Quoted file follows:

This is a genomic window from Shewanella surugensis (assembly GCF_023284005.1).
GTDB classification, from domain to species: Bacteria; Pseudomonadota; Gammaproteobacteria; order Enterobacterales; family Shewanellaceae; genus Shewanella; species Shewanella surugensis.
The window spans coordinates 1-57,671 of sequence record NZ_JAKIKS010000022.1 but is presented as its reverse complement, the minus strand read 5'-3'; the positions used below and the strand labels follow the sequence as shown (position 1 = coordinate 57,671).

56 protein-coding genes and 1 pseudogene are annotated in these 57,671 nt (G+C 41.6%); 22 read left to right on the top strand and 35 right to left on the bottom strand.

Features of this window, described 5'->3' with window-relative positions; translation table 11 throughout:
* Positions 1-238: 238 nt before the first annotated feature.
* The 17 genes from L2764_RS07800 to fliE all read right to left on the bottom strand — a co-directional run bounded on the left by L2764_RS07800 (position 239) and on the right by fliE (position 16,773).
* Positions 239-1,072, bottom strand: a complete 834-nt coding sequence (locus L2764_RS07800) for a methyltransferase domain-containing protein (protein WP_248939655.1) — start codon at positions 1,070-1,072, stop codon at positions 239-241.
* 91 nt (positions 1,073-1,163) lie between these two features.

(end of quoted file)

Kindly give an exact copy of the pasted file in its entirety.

This is a genomic window from Shewanella surugensis (assembly GCF_023284005.1).
GTDB classification, from domain to species: Bacteria; Pseudomonadota; Gammaproteobacteria; order Enterobacterales; family Shewanellaceae; genus Shewanella; species Shewanella surugensis.
The window spans coordinates 1-57,671 of sequence record NZ_JAKIKS010000022.1 but is presented as its reverse complement, the minus strand read 5'-3'; the positions used below and the strand labels follow the sequence as shown (position 1 = coordinate 57,671).

56 protein-coding genes and 1 pseudogene are annotated in these 57,671 nt (G+C 41.6%); 22 read left to right on the top strand and 35 right to left on the bottom strand.

Features of this window, described 5'->3' with window-relative positions; translation table 11 throughout:
* Positions 1-238: 238 nt before the first annotated feature.
* The 17 genes from L2764_RS07800 to fliE all read right to left on the bottom strand — a co-directional run bounded on the left by L2764_RS07800 (position 239) and on the right by fliE (position 16,773).
* Positions 239-1,072, bottom strand: a complete 834-nt coding sequence (locus L2764_RS07800) for a methyltransferase domain-containing protein (protein WP_248939655.1) — start codon at positions 1,070-1,072, stop codon at positions 239-241.
* 91 nt (positions 1,073-1,163) lie between these two features.